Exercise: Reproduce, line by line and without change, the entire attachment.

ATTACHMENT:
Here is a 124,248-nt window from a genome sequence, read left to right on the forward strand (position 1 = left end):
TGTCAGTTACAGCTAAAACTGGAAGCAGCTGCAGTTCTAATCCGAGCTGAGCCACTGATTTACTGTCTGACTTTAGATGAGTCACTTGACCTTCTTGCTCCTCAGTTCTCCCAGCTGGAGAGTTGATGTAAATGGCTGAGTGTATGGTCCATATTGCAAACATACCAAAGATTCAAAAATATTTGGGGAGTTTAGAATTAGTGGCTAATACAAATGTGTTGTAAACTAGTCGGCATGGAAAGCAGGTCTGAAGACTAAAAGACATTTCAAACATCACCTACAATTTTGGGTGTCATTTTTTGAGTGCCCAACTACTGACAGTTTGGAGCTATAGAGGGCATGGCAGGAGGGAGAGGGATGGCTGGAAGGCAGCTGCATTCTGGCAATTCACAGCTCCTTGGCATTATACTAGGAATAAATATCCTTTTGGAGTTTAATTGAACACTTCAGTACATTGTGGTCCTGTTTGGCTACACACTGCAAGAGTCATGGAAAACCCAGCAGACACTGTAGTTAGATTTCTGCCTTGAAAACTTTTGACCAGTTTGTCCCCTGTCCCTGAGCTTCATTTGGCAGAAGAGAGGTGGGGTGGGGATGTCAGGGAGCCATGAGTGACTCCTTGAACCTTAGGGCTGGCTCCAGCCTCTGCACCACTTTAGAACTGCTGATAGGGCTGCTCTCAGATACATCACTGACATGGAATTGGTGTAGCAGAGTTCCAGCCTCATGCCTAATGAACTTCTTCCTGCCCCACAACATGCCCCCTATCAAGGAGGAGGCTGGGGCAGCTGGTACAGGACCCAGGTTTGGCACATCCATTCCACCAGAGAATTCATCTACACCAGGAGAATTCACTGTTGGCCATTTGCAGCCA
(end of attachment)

Here is a 124,248-nt window from a genome sequence, read left to right on the forward strand (position 1 = left end):
TGTCAGTTACAGCTAAAACTGGAAGCAGCTGCAGTTCTAATCCGAGCTGAGCCACTGATTTACTGTCTGACTTTAGATGAGTCACTTGACCTTCTTGCTCCTCAGTTCTCCCAGCTGGAGAGTTGATGTAAATGGCTGAGTGTATGGTCCATATTGCAAACATACCAAAGATTCAAAAATATTTGGGGAGTTTAGAATTAGTGGCTAATACAAATGTGTTGTAAACTAGTCGGCATGGAAAGCAGGTCTGAAGACTAAAAGACATTTCAAACATCACCTACAATTTTGGGTGTCATTTTTTGAGTGCCCAACTACTGACAGTTTGGAGCTATAGAGGGCATGGCAGGAGGGAGAGGGATGGCTGGAAGGCAGCTGCATTCTGGCAATTCACAGCTCCTTGGCATTATACTAGGAATAAATATCCTTTTGGAGTTTAATTGAACACTTCAGTACATTGTGGTCCTGTTTGGCTACACACTGCAAGAGTCATGGAAAACCCAGCAGACACTGTAGTTAGATTTCTGCCTTGAAAACTTTTGACCAGTTTGTCCCCTGTCCCTGAGCTTCATTTGGCAGAAGAGAGGTGGGGTGGGGATGTCAGGGAGCCATGAGTGACTCCTTGAACCTTAGGGCTGGCTCCAGCCTCTGCACCACTTTAGAACTGCTGATAGGGCTGCTCTCAGATACATCACTGACATGGAATTGGTGTAGCAGAGTTCCAGCCTCATGCCTAATGAACTTCTTCCTGCCCCACAACATGCCCCCTATCAAGGAGGAGGCTGGGGCAGCTGGTACAGGACCCAGGTTTGGCACATCCATTCCACCAGAGAATTCATCTACACCAGGAGAATTCACTGTTGGCCATTTGCAGCCA